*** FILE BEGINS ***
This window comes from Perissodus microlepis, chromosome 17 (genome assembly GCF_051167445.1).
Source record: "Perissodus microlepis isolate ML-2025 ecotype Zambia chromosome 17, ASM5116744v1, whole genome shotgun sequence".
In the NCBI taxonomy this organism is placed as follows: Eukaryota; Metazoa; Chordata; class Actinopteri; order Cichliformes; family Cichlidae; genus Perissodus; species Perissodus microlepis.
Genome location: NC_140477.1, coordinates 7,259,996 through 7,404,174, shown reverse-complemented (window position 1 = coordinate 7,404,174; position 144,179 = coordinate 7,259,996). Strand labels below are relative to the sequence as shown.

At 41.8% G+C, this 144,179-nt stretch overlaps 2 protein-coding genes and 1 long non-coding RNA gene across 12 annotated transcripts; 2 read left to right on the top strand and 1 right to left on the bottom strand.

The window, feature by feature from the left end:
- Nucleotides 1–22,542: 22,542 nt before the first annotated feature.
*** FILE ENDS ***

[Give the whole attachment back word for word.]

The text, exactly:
This window comes from Perissodus microlepis, chromosome 17 (genome assembly GCF_051167445.1).
Source record: "Perissodus microlepis isolate ML-2025 ecotype Zambia chromosome 17, ASM5116744v1, whole genome shotgun sequence".
In the NCBI taxonomy this organism is placed as follows: Eukaryota; Metazoa; Chordata; class Actinopteri; order Cichliformes; family Cichlidae; genus Perissodus; species Perissodus microlepis.
Genome location: NC_140477.1, coordinates 7,259,996 through 7,404,174, shown reverse-complemented (window position 1 = coordinate 7,404,174; position 144,179 = coordinate 7,259,996). Strand labels below are relative to the sequence as shown.

At 41.8% G+C, this 144,179-nt stretch overlaps 2 protein-coding genes and 1 long non-coding RNA gene across 12 annotated transcripts; 2 read left to right on the top strand and 1 right to left on the bottom strand.

The window, feature by feature from the left end:
- Nucleotides 1–22,542: 22,542 nt before the first annotated feature.